Todd Rippin is the owner of Eco Tower Print on Kenneth Street in Duncan. (Robert Barron/Citizen)

Business notes: New aeroponics store opens in Duncan

The latest from the Cowichan Valley business community

Todd Rippin has expanded his passion for computer technology to food production.

Rippin has just opened a new store at 241 Kenneth St. in downtown Duncan called Eco Tower Print that harnesses aeroponics-growing technology which provides a cleaner, simpler and more effective way to grow fresh and healthy food in just a few weeks.

An advanced form of hydroponics developed by NASA, aeroponics is the process of growing plants in an air or mist environment and a soil-less growing medium to quickly and efficiently grow more colourful, tastier, better smelling and nutritious produce.

Rippin creates grow towers at his store that are designed on computers and prints out sections of growing towers, which are made from recycled plastic, layer by layer until complete, using 3D printers.

He said a grow tower is a fully automated growing system with redundancies built in; dual water pumps, flow metre, temperature and humidity sensors, LED grow lighting, and a small OLED screen gives you the status of these devices and more.

Rippin said the towers can sprout anything that grows above ground.

He said the towers can grow at least 30 per cent more produce then other systems three times faster using 98 per cent less water.

“In a few weeks, plants are harvest ready,” Rippin said.

“Aside from a few minor maintenance tasks, such as checking the water levels and cleaning the pump filter, the grow towers will take care of themselves and in just a few short weeks, you’ll be enjoying abundant homegrown produce, harvested at its peak so you can be at yours.”

Rippin encourages people to drop into the store and he will take orders for grow towers and answer any questions on the growing system that you may have.

••••

Duncan’s Willow & Orchid Boutique and Floral Design has new owners.

Torrie and Wendy Miller recently took over the boutique and florist shop that specializes in fresh, local blooms.

Torrie said he used to run a martial arts school in Cobble Hill until the pandemic struck the region.

“We were looking to do something different and change things up a bit, and we were looking around Vancouver Island for a florist shop,” he said.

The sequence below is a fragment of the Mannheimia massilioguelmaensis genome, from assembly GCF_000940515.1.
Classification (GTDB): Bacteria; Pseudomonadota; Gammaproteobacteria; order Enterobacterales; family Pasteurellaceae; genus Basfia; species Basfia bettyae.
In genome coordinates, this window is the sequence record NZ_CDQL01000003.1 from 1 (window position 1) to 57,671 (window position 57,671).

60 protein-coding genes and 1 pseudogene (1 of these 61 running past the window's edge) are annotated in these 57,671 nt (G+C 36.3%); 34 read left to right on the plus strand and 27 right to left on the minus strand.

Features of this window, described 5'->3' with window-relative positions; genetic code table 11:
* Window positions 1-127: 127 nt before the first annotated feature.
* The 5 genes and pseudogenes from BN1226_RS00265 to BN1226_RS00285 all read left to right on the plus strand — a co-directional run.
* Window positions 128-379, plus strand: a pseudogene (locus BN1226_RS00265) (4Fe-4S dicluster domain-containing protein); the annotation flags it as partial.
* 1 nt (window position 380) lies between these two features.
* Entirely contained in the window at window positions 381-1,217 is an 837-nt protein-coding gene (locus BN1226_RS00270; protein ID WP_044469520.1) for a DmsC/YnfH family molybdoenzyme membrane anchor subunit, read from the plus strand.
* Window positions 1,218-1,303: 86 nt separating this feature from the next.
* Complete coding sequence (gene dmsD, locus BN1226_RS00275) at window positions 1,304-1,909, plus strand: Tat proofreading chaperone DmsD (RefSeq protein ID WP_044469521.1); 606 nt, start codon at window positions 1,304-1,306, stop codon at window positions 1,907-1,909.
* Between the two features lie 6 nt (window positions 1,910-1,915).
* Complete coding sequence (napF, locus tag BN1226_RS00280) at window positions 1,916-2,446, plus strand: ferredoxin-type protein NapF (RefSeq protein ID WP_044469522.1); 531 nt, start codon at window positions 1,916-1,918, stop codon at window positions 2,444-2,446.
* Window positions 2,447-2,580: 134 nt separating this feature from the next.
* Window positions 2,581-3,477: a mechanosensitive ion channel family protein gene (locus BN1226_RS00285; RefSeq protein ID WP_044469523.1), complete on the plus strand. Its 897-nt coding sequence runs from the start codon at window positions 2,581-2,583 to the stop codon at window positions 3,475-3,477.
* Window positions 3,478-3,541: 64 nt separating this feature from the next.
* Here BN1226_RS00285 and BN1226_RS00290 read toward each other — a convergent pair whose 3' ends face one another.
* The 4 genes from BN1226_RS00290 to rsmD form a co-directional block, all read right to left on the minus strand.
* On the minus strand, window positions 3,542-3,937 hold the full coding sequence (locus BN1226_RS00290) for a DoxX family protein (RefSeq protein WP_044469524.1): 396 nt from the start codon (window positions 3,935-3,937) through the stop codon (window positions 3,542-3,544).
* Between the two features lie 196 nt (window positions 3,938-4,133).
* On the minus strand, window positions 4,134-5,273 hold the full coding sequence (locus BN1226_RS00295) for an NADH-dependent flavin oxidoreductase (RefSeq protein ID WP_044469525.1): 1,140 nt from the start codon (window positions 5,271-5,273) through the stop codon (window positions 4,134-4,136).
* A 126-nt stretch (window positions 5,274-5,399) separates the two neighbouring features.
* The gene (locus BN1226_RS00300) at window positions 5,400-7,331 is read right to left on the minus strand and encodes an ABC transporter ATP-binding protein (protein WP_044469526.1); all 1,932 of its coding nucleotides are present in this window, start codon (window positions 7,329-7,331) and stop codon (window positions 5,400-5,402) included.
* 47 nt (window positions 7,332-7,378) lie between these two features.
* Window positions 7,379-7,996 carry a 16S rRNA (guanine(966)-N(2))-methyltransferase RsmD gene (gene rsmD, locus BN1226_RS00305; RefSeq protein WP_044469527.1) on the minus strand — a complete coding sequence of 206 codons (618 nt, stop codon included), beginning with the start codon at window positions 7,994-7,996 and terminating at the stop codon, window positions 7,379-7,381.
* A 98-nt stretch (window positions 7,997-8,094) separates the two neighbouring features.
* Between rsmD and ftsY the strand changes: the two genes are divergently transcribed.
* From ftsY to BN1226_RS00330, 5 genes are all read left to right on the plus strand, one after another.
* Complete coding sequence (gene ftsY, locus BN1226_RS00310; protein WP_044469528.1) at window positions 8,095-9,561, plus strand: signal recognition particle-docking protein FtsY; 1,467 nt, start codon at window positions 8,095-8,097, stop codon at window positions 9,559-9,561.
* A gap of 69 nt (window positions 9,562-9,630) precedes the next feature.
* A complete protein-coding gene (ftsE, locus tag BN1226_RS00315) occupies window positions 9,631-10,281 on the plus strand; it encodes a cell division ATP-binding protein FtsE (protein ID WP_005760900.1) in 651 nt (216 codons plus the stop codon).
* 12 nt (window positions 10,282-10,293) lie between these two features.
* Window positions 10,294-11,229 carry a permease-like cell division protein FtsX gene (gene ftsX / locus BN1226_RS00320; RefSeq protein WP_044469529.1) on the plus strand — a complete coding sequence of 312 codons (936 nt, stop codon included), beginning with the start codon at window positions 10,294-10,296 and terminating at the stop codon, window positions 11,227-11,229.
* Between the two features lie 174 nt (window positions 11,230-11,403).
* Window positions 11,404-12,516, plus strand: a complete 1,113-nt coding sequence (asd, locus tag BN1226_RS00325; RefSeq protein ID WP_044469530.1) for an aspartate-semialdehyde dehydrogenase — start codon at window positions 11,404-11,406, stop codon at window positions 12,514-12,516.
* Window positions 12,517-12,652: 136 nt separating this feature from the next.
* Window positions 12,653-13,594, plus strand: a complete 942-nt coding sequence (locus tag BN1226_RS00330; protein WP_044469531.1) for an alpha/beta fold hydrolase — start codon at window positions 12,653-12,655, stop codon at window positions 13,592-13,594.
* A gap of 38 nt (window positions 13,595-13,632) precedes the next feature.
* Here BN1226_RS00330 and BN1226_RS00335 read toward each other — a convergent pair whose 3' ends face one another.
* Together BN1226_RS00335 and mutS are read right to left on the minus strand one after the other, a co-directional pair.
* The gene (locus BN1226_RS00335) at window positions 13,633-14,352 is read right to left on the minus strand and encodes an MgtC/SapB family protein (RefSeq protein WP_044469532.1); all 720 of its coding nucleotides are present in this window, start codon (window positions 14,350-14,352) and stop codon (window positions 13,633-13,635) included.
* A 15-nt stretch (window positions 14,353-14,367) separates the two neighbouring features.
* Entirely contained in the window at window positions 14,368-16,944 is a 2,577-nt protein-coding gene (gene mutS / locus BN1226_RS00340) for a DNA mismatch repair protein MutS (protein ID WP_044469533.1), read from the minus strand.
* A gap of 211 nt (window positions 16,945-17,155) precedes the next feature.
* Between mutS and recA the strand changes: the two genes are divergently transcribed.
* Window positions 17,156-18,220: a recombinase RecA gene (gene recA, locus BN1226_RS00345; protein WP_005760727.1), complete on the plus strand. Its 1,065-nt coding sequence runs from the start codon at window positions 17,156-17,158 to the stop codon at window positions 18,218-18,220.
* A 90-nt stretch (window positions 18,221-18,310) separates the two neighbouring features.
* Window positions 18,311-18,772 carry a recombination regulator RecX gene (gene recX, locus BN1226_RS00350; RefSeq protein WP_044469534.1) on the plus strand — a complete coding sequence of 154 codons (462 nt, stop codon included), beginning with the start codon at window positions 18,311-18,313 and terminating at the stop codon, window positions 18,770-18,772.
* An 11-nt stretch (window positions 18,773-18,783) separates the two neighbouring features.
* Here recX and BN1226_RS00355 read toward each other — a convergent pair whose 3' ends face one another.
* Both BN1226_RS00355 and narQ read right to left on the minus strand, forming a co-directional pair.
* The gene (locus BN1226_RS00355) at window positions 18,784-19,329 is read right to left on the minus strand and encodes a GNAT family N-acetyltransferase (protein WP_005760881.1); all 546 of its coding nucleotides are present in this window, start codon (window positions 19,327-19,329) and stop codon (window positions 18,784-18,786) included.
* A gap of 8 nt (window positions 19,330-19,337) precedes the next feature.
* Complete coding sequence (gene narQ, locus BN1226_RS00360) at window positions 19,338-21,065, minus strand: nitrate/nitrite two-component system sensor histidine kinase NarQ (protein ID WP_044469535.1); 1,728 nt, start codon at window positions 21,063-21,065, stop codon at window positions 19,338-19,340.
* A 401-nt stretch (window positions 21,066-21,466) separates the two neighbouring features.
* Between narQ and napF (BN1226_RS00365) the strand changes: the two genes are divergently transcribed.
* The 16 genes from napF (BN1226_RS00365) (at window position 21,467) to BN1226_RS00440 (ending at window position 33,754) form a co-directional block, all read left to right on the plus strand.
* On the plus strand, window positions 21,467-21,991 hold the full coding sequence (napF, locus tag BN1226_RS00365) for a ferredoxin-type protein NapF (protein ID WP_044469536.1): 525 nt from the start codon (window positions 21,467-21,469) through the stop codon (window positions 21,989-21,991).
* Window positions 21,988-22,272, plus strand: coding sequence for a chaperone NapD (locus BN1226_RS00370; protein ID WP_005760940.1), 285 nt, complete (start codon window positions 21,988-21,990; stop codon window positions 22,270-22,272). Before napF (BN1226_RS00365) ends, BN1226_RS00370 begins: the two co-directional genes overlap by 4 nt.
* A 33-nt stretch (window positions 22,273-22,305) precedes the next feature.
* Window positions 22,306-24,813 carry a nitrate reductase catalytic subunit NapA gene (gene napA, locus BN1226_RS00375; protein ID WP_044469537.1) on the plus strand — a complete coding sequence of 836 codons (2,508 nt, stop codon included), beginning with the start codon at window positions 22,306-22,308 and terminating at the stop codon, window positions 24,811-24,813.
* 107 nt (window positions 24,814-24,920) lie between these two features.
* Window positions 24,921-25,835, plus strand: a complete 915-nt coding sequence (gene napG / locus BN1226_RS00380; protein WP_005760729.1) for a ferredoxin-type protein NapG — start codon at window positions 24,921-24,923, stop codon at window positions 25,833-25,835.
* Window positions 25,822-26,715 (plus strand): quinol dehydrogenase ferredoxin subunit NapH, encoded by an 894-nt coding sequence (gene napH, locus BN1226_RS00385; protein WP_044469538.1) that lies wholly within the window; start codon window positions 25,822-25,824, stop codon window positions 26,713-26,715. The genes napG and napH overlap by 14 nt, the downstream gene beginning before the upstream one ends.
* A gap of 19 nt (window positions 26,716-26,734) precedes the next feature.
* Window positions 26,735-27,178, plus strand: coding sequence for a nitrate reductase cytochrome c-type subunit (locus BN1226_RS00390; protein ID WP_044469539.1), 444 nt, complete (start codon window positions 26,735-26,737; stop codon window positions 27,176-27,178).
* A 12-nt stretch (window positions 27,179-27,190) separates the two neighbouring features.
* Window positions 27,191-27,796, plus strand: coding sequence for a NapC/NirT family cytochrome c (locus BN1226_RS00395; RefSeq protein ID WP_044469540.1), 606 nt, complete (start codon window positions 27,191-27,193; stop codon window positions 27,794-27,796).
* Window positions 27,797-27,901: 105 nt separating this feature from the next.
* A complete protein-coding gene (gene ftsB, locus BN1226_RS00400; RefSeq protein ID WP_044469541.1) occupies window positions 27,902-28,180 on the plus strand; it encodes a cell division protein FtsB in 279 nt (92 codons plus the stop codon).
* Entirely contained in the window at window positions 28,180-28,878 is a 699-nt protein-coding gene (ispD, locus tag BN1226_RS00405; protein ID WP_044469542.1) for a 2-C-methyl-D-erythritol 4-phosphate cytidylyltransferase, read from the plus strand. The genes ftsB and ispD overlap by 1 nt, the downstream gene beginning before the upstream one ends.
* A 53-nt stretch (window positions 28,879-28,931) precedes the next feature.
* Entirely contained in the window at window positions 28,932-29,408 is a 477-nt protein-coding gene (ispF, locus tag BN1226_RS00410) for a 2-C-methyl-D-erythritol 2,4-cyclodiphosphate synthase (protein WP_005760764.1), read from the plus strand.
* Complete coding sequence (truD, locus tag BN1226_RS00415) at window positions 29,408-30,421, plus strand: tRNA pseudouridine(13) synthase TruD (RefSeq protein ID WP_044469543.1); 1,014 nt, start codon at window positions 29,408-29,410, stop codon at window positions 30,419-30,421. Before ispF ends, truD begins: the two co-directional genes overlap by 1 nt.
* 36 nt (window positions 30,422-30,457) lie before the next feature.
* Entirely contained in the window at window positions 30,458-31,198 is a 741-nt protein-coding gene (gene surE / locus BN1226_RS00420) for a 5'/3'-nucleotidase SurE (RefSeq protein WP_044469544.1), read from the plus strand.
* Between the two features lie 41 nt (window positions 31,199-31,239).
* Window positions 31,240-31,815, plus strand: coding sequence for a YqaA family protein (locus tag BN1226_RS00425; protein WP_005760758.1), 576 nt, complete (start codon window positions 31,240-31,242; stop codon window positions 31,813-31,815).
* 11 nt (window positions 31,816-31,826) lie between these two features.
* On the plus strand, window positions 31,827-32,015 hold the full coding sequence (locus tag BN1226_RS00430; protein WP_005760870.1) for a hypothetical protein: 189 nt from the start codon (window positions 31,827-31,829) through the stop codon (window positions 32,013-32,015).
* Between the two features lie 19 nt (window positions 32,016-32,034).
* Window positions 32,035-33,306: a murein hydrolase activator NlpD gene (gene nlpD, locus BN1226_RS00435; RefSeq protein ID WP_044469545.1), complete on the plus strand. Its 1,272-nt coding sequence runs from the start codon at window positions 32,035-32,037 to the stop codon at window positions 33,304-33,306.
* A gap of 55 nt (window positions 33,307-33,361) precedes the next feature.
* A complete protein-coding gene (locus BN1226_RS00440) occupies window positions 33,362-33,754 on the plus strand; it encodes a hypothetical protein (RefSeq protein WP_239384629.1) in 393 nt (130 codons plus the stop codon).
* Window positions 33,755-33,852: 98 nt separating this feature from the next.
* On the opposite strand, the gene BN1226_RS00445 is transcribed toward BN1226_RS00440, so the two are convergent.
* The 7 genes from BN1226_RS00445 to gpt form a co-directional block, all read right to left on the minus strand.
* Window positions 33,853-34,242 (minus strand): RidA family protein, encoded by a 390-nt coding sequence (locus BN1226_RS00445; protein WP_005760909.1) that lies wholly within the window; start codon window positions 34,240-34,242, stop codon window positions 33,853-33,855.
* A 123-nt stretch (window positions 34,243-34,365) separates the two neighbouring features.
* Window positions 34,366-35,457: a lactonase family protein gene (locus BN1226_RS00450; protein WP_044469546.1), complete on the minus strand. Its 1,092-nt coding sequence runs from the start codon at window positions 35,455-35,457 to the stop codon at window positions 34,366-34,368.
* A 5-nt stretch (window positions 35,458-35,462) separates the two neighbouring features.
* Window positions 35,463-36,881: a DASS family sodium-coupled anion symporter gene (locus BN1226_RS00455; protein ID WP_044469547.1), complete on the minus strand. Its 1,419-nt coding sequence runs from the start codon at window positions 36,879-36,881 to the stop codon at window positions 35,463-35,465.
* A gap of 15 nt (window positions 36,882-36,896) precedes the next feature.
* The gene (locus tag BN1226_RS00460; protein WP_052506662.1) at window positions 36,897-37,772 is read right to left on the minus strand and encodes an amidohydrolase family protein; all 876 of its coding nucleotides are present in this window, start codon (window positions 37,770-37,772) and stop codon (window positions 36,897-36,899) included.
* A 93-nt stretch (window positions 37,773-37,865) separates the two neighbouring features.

“I’ve been shopping at Willow & Orchid for 15 years and really liked the place so when it became available, we jumped at the chance. Business has been great since we took over and we’re having fun.”

From the floral arrangements made each day, to the thoughtfully made pre-arranged flowers available to purchase from its table, the shop’s talented florists have whatever you need, says Willow & Orchid’s website.

“We are also happy and excited to help you plan custom arrangements for weddings, corporate events, or any other special occasions in your life,” the website said.

••••

The Laketown Ranch Benevolent Society has donated more than $22,000 in tickets to local teams and groups for fundraising efforts this year, and provided more than $50,000 in contributions to at least 20 groups and societies.

They include two local families in need, four scholarships to local post-secondary students, Nourish Cowichan Society, Clements Centre, the Cowichan Intercultural Society, and the Cowichan Valley Basket Society.

During the three festivals at Laketown Ranch this year, lucky 50/50 ticket winners took home more than $23,000.

The bottle returns from the events at the ranch raised well over $11,000 this year, all of which goes back into the Laketown Ranch Benevolent Society to provide support to the community.

For more information on the society, and to get in touch, check out laketownranch.com/benevolent-society.

••••

September was Disability Employment Month in B.C. and the WorkBC Centres in Duncan and Ladysmith celebrated organizations in their communities that support the creation of healthier communities and profitable businesses.

The 18 award recipients include those that hire people from all walks of life in their staffing design and include people with disabilities who often face unnecessary barriers to employment.

The first nine organizations include the Cowichan Valley School District, Cowichan Valley Independent Living, Cowichan Valley Regional District, Real Canadian Superstore, the Starbucks at Beverly Corners and Duncan Village, the Community Farm Store, Duncan Ironworks and Veer Holdings.

The other organizations are Trading Post Feed and Tack, Tim Hortons in Ladysmith, the 49th Parallel stores in Duncan, Ladysmith, Chemainus and Ceder, Save On Foods in Ladysmith, Violet Wild, Integra Support Services Cowichan Valley, Walmart in Duncan, Co-op Liquor in Duncan and Just for Kids After School Care at Mt. Prevost.



robert.barron@cowichanvalleycitizen.com

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